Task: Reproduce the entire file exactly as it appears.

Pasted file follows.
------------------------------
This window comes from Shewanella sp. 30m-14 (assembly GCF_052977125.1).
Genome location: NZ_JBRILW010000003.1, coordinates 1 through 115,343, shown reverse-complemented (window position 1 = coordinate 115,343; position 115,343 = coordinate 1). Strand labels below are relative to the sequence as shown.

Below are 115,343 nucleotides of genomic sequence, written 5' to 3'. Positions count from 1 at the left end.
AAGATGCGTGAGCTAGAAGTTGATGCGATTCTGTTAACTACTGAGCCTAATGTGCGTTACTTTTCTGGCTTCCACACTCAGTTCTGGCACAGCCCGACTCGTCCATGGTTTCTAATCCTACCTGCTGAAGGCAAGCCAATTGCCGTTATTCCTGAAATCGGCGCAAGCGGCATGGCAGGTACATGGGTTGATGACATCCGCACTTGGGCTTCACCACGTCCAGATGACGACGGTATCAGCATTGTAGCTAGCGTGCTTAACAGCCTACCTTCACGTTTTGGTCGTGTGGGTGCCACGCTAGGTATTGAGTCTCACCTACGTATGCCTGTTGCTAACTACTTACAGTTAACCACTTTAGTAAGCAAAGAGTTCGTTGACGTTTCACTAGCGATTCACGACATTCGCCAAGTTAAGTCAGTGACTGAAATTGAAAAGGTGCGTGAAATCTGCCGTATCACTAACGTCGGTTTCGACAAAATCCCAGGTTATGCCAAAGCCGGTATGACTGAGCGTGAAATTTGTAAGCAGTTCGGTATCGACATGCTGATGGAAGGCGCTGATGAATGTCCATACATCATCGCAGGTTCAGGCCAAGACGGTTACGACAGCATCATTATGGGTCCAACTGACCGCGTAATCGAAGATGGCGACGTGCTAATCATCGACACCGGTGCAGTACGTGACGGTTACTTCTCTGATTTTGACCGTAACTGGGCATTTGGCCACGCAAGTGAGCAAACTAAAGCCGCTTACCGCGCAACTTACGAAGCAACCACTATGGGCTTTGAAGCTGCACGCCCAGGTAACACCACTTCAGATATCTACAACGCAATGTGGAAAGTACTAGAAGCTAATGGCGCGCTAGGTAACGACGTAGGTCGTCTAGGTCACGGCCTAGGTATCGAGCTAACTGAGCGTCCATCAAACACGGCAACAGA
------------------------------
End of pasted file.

This window comes from Shewanella sp. 30m-14 (assembly GCF_052977125.1).
Genome location: NZ_JBRILW010000003.1, coordinates 1 through 115,343, shown reverse-complemented (window position 1 = coordinate 115,343; position 115,343 = coordinate 1). Strand labels below are relative to the sequence as shown.

Below are 115,343 nucleotides of genomic sequence, written 5' to 3'. Positions count from 1 at the left end.
AAGATGCGTGAGCTAGAAGTTGATGCGATTCTGTTAACTACTGAGCCTAATGTGCGTTACTTTTCTGGCTTCCACACTCAGTTCTGGCACAGCCCGACTCGTCCATGGTTTCTAATCCTACCTGCTGAAGGCAAGCCAATTGCCGTTATTCCTGAAATCGGCGCAAGCGGCATGGCAGGTACATGGGTTGATGACATCCGCACTTGGGCTTCACCACGTCCAGATGACGACGGTATCAGCATTGTAGCTAGCGTGCTTAACAGCCTACCTTCACGTTTTGGTCGTGTGGGTGCCACGCTAGGTATTGAGTCTCACCTACGTATGCCTGTTGCTAACTACTTACAGTTAACCACTTTAGTAAGCAAAGAGTTCGTTGACGTTTCACTAGCGATTCACGACATTCGCCAAGTTAAGTCAGTGACTGAAATTGAAAAGGTGCGTGAAATCTGCCGTATCACTAACGTCGGTTTCGACAAAATCCCAGGTTATGCCAAAGCCGGTATGACTGAGCGTGAAATTTGTAAGCAGTTCGGTATCGACATGCTGATGGAAGGCGCTGATGAATGTCCATACATCATCGCAGGTTCAGGCCAAGACGGTTACGACAGCATCATTATGGGTCCAACTGACCGCGTAATCGAAGATGGCGACGTGCTAATCATCGACACCGGTGCAGTACGTGACGGTTACTTCTCTGATTTTGACCGTAACTGGGCATTTGGCCACGCAAGTGAGCAAACTAAAGCCGCTTACCGCGCAACTTACGAAGCAACCACTATGGGCTTTGAAGCTGCACGCCCAGGTAACACCACTTCAGATATCTACAACGCAATGTGGAAAGTACTAGAAGCTAATGGCGCGCTAGGTAACGACGTAGGTCGTCTAGGTCACGGCCTAGGTATCGAGCTAACTGAGCGTCCATCAAACACGGCAACAGA